Ryan 26:27
the Great Depression.

Ben 26:29
So when you look at the Great Depression, which Phil Anderson and CBI did this year for me, and everyone else that subscribes to their stuff. In the Great Depression, you would have thought there would be blood on the streets, everyone was getting food stamps, everyone was freaking out, everyone was living in a really poor position. But when you break down the number inside that 20% unemployment, the same industries, retail, hospitality, tourism will happen. If you look at the number of people that were unemployed, that had tertiary education of a TAFE, a trade or union degree. In the Great Depression, less than 7% of those people in that demographic were unemployed. If you look at the unemployment rate in total, the reason that was so high is that people under 25, about 25% of those people are unemployed at that time. If you look at Coronavirus now, it’s a, it’s a thing that 100% of people in Australia think is affected them economically, that for most people, in fact, over 85% of people, it’s massively improve their financial position, because their interest rates are lower, their savings are higher. They’ve got secure work. If you look at this market of one point, I thought that cooking the books so bad that unemployment was about 20%. But if you look at the people of education, only six and a half percent of them were unemployed. So it’s like, in all of these markets, you just cannot I’ve just learned and we talked about in the previous video, you just cannot buy the hype in the media, you’ve got a look into the data and say what’s really going on whatever. And she’s been amazing.

Ryan 28:05
Like this is kind of the first recession that I’ve lived through. Because 2008, Australia didn’t have a recession, I was kind of you know, had recently been out of high school was only early into my career at that time anyway, but also talking to my mom about the recession in the early 1990s. What did that feel like? What was that like? And really, she didn’t like know much about it, or have much memory of it. Interest rates were high at the time, but she had a job and she had a good paying job. So life was just kind of normal. And that’s something that I saw through this recession, as well. Obviously, our lives change because of lockdown and everything like that. But for a lot of people, their financial situation stayed the same or stayed improved. And sometimes we can get so scared by the media, and by the figures that are put out of high unemployment, all of this sort of stuff, and not realize that even at 10% or even 20% unemployment means that 80% of people may have been uninfected or maybe growing at that point in time.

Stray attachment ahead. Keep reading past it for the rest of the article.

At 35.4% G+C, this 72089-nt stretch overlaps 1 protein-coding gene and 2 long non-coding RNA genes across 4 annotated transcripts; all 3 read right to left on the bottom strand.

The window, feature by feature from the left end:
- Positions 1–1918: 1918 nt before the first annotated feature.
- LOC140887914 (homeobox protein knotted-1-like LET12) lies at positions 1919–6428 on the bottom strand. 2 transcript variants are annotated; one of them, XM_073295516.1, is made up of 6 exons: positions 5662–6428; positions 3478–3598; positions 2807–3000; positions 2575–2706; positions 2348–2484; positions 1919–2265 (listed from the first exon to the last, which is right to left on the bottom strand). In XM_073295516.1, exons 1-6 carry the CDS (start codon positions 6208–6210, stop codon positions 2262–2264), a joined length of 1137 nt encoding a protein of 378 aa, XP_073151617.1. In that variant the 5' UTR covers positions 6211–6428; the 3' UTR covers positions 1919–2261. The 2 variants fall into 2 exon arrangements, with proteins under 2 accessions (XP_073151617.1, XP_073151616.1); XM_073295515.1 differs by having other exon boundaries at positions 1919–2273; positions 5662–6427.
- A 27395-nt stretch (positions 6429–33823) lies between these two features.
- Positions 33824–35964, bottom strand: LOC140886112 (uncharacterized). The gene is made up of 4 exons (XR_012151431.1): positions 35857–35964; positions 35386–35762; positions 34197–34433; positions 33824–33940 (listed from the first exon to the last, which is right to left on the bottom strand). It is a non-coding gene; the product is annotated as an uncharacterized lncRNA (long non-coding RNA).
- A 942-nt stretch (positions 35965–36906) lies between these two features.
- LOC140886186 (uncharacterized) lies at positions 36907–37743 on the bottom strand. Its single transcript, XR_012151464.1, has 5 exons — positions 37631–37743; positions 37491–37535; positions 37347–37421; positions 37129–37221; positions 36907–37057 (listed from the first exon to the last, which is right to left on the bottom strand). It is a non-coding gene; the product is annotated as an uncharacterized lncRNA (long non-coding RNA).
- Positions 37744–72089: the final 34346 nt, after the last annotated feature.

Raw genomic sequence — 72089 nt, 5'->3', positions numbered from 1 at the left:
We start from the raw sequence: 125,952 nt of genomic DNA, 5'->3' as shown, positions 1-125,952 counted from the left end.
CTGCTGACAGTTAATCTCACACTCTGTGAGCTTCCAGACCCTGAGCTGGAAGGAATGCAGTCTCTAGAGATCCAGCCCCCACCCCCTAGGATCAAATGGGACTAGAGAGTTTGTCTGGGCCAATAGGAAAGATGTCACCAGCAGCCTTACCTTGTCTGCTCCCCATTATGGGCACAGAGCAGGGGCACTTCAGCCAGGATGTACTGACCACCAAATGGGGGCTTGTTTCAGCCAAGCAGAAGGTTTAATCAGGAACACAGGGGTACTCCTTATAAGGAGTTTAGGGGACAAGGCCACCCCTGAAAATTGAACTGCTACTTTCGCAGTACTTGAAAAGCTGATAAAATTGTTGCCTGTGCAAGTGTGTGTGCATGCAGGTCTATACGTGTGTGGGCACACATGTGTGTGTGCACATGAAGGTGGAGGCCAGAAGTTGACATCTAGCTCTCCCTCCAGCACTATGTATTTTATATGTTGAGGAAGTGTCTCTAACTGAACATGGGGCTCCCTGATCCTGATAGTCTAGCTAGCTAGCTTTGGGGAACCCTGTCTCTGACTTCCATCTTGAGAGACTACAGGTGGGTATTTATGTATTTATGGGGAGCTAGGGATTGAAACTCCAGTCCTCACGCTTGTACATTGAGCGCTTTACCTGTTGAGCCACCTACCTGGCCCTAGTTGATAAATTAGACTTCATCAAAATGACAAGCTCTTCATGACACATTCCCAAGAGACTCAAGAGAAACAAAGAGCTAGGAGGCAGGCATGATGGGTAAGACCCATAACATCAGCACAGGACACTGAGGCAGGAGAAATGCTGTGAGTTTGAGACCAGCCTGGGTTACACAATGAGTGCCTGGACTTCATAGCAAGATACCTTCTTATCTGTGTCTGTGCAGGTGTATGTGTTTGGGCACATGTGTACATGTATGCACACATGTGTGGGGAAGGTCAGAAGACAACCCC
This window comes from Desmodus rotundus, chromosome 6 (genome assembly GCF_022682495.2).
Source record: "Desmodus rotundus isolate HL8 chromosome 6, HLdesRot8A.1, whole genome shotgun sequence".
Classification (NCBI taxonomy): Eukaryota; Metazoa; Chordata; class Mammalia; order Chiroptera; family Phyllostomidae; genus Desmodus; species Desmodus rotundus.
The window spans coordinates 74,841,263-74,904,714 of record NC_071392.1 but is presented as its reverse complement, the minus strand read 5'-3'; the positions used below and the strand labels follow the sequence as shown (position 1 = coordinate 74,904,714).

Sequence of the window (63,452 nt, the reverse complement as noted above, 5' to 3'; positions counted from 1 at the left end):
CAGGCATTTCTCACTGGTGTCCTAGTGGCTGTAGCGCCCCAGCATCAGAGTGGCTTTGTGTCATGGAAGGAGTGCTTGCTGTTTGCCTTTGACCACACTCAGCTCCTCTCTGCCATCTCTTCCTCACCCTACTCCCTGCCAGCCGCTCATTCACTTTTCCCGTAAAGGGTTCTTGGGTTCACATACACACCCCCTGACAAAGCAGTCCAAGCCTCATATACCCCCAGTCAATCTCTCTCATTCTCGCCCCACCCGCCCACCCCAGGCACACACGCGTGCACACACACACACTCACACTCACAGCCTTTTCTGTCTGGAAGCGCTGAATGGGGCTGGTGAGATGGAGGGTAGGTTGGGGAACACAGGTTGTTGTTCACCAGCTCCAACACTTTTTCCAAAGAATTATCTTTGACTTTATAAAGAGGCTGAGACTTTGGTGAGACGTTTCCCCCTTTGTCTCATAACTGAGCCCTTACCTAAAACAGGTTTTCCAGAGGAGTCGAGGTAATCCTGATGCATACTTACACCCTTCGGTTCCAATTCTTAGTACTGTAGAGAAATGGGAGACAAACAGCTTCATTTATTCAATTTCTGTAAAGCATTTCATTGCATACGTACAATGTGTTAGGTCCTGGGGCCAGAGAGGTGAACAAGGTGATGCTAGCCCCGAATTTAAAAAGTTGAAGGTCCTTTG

Ben 29:09
It’s incredible man, like, you know, something that I think I would want to know as an investor that wasn’t following all of this stuff is the government has done everything they can do to get us out of this and globally, they’ve committed to doing by any means necessary, get the global economy out of it. So helicopter money, reducing interest rates, government spending, bailouts in certain industries, printing as much money as they want to buying a shitload of 10 year bonds buying a shitload of two year bonds. There’s just everything they could possibly do, except taxing the rich has been done at this stage of the cycle. And I don’t think that’s going to happen. And so if you can, if people can learn to differentiate what is a mid cycle slowdown, and that is a time when the government will get you out of it because they can be Government went into this position really, really well could borrow money and could bail us out. But when we get to the next one, government’s going to be in $800 billion worth of debt. At some point, they have to let the speculators blade, and they have to let some of the banks play, they cannot bail everyone out at that time, because the money globally just dries up. And so it’s important now to, for those people that can that are in a really safe position, go get great financial advice, go get great accounting advice, find a good buyer’s agent, or whatever your thing is to do. And then to slowly and safely watch the markets, find that sweet spot, get a couple of good assets under their belt. And if not, that’s completely okay, as well. And then recognize that at some point in the next four to five years, you’re going to have to start thinking like we were talking about in 2018 and 19, getting in a safe position, reducing your interest rates, getting a strong buffer in place to carry you through something that’s going to be a lot more severe than this. But those timeframes vary like Phil and Fred, say 2026 is the top, you know, 2028 might be a crash, but it’s like, those dates can vary by years. So people have to take responsibility for their learning. You know, follow those guys and see what they’re saying leading up to it and watching things as they change in happen.

Ryan 31:24